Dr. Katz is the founding (1998) director of Yale University’s Yale-Griffin Prevention Research Center, a CDC-funded clinical research lab he has run for 20 years. He has secured and managed over $40 million in total research funding, from the CDC (primary funding source); the NIH; other federal agencies; non-profit foundations; and industry. He has overseen dozens of community and clinical intervention trials, and generated roughly 200 peer-reviewed publications.
Research conducted by Dr. Katz and his colleagues developed and validated the world’s most sophisticated nutrient profiling algorithm (https://www.ncbi.nlm.nih.gov/pubmed/19928486 ; https://www.ncbi.nlm.nih.gov/pubmed/20181809 ; https://www.ncbi.nlm.nih.gov/pubmed/21496749);
Developed the concept of food label literacy and validated the world’s first dedicated instrument for its assessment (https://www.ncbi.nlm.nih.gov/pubmed/21158862; https://www.ncbi.nlm.nih.gov/pubmed/22406011);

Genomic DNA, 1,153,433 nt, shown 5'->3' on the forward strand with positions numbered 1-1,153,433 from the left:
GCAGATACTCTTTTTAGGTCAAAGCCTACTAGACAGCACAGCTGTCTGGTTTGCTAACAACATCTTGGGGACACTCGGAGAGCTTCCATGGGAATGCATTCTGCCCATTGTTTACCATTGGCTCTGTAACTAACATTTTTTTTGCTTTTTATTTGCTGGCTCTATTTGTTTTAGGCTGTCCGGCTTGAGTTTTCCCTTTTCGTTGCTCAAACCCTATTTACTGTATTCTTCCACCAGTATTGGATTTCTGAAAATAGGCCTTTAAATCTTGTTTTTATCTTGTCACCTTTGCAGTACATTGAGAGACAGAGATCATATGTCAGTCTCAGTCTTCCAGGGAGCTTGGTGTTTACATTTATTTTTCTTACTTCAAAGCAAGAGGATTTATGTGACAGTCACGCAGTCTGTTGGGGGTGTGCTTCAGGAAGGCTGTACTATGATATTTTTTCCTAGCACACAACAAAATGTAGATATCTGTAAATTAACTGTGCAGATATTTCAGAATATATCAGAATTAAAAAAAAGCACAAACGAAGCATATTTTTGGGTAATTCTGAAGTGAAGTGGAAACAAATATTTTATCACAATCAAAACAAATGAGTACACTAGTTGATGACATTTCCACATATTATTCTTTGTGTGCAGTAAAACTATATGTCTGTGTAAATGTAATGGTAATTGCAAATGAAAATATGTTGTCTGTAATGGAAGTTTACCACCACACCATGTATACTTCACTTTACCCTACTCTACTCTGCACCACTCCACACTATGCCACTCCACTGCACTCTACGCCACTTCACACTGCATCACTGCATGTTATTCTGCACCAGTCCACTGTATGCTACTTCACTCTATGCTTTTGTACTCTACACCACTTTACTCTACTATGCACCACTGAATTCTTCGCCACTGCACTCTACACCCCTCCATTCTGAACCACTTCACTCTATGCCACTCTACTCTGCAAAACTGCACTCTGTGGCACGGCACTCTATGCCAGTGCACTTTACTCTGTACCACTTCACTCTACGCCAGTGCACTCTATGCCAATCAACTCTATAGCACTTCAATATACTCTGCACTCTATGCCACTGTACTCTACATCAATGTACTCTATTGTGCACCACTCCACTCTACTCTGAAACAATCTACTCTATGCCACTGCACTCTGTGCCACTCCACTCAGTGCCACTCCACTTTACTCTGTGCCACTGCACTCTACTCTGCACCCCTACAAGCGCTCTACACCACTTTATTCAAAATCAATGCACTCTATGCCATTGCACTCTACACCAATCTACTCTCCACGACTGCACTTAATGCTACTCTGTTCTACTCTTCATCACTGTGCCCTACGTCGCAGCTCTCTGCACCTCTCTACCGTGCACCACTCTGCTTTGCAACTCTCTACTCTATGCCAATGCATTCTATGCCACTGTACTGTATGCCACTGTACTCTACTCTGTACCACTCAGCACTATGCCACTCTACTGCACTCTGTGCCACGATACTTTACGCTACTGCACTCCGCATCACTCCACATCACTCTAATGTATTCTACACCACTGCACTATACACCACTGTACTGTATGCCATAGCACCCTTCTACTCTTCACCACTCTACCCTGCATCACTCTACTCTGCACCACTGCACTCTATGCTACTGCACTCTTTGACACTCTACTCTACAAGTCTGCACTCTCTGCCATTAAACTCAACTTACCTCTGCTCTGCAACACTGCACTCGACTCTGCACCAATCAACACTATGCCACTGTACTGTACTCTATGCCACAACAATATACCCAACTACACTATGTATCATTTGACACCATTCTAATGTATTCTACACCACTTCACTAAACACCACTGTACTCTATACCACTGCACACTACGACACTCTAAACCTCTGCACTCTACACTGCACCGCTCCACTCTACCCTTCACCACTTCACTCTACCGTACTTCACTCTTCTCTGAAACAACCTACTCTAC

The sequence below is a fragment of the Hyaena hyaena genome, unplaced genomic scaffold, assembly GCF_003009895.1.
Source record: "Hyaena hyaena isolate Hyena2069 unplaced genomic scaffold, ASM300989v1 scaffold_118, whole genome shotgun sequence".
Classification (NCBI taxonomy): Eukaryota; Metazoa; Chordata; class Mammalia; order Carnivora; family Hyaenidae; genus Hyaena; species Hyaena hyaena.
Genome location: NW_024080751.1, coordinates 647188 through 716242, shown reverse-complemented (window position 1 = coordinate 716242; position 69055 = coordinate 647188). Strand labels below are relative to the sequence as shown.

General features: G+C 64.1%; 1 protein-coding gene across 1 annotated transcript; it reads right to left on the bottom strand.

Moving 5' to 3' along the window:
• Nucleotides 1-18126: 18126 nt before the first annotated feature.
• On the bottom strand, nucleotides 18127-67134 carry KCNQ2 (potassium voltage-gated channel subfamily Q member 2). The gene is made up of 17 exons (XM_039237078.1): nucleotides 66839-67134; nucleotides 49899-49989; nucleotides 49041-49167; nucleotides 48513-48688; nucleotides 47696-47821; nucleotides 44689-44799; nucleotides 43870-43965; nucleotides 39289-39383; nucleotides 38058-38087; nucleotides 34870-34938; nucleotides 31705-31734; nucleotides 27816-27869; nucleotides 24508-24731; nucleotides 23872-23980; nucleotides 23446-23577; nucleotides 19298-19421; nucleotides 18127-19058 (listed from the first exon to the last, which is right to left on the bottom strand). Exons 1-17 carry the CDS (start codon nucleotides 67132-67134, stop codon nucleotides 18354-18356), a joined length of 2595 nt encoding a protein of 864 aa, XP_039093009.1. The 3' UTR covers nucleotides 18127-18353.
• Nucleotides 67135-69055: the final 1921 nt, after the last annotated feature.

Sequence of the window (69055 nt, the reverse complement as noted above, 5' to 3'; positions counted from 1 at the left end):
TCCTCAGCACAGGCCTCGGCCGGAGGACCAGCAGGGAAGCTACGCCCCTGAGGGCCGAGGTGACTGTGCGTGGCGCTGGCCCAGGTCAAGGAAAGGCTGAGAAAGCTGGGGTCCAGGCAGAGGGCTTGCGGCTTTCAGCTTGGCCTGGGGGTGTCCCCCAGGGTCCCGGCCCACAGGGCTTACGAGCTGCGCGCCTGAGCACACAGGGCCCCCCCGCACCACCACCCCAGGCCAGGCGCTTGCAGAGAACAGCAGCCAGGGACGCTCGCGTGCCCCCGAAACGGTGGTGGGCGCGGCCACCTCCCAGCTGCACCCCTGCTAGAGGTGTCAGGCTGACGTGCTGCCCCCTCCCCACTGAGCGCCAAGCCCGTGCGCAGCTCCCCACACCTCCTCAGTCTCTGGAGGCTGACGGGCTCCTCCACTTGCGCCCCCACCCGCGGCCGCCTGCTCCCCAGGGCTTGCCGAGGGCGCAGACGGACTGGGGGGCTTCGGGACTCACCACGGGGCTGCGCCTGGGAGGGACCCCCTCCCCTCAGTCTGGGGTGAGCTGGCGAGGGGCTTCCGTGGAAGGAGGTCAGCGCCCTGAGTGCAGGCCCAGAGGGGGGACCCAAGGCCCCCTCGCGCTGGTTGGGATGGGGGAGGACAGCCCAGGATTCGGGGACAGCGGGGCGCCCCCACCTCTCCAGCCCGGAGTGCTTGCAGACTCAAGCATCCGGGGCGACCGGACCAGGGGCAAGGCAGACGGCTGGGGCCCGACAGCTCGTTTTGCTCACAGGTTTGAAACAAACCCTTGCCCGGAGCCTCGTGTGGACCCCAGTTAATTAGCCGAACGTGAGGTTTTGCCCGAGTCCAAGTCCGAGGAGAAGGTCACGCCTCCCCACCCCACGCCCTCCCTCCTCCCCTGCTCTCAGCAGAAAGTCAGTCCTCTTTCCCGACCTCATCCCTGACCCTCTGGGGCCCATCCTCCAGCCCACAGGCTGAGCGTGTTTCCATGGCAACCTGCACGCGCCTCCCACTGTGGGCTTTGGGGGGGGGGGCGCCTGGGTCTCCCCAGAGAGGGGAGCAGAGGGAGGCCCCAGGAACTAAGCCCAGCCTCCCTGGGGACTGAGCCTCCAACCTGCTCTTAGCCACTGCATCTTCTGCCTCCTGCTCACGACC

Demonstrated the value of brief activity bursts throughout the school day (https://www.ncbi.nlm.nih.gov/pubmed/20550840 );
Introduced a method of evidence assessment called “evidence mapping” (https://www.ncbi.nlm.nih.gov/pubmed/12868249) subsequently adopted by the World Health Organization (https://bmcmedresmethodol.biomedcentral.com/articles/10.1186/1471-2288-11-92) and now routinely cited in the peer-reviewed literature (https://academic.oup.com/ajcn/article/98/3/755/4577157);
Demonstrated the utility of massage therapy for osteoarthritis (https://www.ncbi.nlm.nih.gov/pubmed/17159021);
Developed a novel research method for community-based participatory research at multiple sites (https://www.ncbi.nlm.nih.gov/pubmed/21680935); and helped to establish the not-for-profit Advancing Health after Hysterectomy initiative (https://www.ncbi.nlm.nih.gov/pubmed/23865654).
Current (2018) research projects include the validation of a fundamental innovation in dietary intake assessment (https://www.dqpn.io/) and the development of a new method for applying hierarchies of evidence to lifestyle medicine called “evidence pathway threshold mapping.”